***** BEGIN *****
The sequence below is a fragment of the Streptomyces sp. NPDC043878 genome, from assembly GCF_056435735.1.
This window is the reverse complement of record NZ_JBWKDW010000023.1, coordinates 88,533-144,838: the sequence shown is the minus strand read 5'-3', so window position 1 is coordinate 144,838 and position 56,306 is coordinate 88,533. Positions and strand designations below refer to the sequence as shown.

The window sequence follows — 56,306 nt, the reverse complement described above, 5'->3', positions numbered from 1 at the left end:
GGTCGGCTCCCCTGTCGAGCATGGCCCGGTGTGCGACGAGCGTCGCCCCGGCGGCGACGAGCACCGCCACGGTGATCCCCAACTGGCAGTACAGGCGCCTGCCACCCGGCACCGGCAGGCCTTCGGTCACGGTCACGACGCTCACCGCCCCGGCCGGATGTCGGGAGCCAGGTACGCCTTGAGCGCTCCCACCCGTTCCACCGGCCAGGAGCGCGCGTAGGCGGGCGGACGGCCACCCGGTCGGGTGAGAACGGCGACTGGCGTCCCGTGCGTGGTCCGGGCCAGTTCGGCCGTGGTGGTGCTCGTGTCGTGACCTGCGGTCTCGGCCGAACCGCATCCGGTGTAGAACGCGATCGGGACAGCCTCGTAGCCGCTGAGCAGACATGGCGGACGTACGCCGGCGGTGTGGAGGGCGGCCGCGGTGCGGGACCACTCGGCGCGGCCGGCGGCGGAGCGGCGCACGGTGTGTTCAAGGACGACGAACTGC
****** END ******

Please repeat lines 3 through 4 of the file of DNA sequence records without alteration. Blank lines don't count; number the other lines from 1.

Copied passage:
The window sequence follows — 56,306 nt, the reverse complement described above, 5'->3', positions numbered from 1 at the left end:
GGTCGGCTCCCCTGTCGAGCATGGCCCGGTGTGCGACGAGCGTCGCCCCGGCGGCGACGAGCACCGCCACGGTGATCCCCAACTGGCAGTACAGGCGCCTGCCACCCGGCACCGGCAGGCCTTCGGTCACGGTCACGACGCTCACCGCCCCGGCCGGATGTCGGGAGCCAGGTACGCCTTGAGCGCTCCCACCCGTTCCACCGGCCAGGAGCGCGCGTAGGCGGGCGGACGGCCACCCGGTCGGGTGAGAACGGCGACTGGCGTCCCGTGCGTGGTCCGGGCCAGTTCGGCCGTGGTGGTGCTCGTGTCGTGACCTGCGGTCTCGGCCGAACCGCATCCGGTGTAGAACGCGATCGGGACAGCCTCGTAGCCGCTGAGCAGACATGGCGGACGTACGCCGGCGGTGTGGAGGGCGGCCGCGGTGCGGGACCACTCGGCGCGGCCGGCGGCGGAGCGGCGCACGGTGTGTTCAAGGACGACGAACTGC